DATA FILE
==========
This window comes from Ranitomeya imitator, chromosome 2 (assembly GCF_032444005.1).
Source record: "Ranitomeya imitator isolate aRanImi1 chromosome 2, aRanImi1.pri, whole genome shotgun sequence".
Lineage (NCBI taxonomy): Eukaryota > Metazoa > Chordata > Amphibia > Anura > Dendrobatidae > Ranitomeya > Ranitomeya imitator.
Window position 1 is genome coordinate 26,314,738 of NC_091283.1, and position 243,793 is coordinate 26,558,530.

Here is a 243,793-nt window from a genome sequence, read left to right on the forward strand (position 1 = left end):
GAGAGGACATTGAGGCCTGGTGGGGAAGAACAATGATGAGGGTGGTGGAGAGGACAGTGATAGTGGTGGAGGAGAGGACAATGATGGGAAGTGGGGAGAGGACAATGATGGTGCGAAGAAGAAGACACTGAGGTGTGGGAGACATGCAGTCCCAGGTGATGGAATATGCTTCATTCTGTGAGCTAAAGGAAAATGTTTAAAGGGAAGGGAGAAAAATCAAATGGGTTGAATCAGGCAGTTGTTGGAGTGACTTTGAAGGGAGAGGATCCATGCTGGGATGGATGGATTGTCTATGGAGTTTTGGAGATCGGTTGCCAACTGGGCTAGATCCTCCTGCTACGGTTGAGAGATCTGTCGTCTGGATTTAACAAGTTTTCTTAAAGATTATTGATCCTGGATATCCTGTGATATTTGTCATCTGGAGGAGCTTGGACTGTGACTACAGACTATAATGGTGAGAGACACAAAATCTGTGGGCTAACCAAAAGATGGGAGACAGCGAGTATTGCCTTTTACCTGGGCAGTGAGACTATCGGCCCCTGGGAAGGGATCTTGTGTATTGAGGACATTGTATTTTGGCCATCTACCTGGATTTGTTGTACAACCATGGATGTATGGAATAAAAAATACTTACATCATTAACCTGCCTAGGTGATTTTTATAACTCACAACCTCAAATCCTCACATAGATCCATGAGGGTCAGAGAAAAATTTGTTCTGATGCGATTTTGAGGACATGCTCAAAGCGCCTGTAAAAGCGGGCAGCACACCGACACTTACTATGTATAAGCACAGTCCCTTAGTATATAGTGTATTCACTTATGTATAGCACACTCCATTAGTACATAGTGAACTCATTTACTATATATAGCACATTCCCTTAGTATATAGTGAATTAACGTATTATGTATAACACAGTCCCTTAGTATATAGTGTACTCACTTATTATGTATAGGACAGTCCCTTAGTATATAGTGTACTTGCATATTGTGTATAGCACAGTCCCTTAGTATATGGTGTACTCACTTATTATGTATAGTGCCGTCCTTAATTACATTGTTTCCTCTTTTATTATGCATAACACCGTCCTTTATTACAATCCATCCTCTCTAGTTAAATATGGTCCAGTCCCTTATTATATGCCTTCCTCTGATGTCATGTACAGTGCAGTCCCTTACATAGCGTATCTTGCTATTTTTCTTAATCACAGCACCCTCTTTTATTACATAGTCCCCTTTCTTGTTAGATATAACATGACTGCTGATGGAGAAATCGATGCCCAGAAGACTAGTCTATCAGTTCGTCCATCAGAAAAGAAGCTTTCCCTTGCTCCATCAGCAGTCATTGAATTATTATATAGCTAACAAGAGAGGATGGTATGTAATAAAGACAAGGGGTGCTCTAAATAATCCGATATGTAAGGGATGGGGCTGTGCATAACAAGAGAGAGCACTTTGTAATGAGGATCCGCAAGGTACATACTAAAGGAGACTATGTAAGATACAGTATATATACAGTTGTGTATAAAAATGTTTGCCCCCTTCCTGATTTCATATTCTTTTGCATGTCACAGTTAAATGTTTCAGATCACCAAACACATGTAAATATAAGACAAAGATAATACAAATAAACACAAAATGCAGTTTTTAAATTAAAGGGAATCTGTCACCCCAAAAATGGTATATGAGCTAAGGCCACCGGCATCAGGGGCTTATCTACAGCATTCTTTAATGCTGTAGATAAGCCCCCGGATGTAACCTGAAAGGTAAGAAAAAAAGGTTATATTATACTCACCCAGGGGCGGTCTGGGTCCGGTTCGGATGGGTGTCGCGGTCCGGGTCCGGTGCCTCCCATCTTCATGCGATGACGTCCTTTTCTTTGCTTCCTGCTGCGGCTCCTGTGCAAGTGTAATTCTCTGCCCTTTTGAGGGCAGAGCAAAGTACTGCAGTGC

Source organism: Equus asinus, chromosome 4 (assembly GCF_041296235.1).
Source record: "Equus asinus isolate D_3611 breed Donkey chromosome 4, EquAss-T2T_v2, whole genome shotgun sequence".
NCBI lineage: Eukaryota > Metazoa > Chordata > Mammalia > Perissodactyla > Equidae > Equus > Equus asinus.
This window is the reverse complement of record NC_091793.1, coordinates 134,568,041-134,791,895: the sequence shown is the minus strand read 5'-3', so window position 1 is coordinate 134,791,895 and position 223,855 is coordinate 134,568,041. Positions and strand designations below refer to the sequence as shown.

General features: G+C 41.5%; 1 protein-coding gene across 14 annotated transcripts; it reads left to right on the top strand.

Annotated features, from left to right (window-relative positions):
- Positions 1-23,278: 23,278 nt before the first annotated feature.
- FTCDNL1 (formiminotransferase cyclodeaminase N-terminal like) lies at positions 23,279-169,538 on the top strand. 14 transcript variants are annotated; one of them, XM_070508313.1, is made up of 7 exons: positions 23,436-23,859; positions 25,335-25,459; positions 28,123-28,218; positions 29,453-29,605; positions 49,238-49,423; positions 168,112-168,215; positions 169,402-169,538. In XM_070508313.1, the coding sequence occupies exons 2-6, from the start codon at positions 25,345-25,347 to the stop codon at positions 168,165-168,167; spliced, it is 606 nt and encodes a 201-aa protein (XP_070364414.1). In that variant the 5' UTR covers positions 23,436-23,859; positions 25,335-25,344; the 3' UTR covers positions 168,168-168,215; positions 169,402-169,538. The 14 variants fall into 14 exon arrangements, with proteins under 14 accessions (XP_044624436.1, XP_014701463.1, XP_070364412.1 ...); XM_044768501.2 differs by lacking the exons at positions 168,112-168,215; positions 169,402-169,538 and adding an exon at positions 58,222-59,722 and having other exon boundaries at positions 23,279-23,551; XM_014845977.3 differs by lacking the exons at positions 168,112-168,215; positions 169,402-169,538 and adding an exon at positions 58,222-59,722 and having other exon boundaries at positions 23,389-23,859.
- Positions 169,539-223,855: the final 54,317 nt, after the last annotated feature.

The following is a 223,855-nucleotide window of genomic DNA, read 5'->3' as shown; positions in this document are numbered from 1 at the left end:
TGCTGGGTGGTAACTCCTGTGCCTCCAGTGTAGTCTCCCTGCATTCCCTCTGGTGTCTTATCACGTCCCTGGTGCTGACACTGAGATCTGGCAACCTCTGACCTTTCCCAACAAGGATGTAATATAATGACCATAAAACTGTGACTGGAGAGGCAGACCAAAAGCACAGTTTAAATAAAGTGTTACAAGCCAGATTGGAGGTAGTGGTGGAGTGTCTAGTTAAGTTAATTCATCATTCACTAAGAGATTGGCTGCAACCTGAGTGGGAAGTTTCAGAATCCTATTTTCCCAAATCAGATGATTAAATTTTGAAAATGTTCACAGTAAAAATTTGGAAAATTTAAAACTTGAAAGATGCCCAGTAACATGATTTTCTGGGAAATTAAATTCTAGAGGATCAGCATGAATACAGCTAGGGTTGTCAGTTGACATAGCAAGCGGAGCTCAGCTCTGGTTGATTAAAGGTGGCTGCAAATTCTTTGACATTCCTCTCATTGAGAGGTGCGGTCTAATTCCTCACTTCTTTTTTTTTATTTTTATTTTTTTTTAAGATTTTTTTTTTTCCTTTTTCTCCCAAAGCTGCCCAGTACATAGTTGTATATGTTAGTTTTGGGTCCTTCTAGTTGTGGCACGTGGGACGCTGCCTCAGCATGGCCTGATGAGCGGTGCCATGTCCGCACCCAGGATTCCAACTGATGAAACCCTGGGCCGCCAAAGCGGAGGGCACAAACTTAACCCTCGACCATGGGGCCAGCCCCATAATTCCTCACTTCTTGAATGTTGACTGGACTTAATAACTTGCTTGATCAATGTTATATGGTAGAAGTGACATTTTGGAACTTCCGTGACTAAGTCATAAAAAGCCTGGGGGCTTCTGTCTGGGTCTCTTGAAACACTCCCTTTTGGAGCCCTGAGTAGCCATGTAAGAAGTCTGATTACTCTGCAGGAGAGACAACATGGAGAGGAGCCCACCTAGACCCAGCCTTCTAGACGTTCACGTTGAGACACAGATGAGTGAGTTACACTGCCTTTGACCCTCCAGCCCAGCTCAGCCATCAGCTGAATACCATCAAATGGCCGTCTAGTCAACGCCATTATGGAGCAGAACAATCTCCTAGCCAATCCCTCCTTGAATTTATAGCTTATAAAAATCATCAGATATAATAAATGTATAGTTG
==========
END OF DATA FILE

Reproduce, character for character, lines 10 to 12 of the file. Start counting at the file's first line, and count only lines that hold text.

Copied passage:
This window is the reverse complement of record NC_091793.1, coordinates 134,568,041-134,791,895: the sequence shown is the minus strand read 5'-3', so window position 1 is coordinate 134,791,895 and position 223,855 is coordinate 134,568,041. Positions and strand designations below refer to the sequence as shown.

General features: G+C 41.5%; 1 protein-coding gene across 14 annotated transcripts; it reads left to right on the top strand.

Annotated features, from left to right (window-relative positions):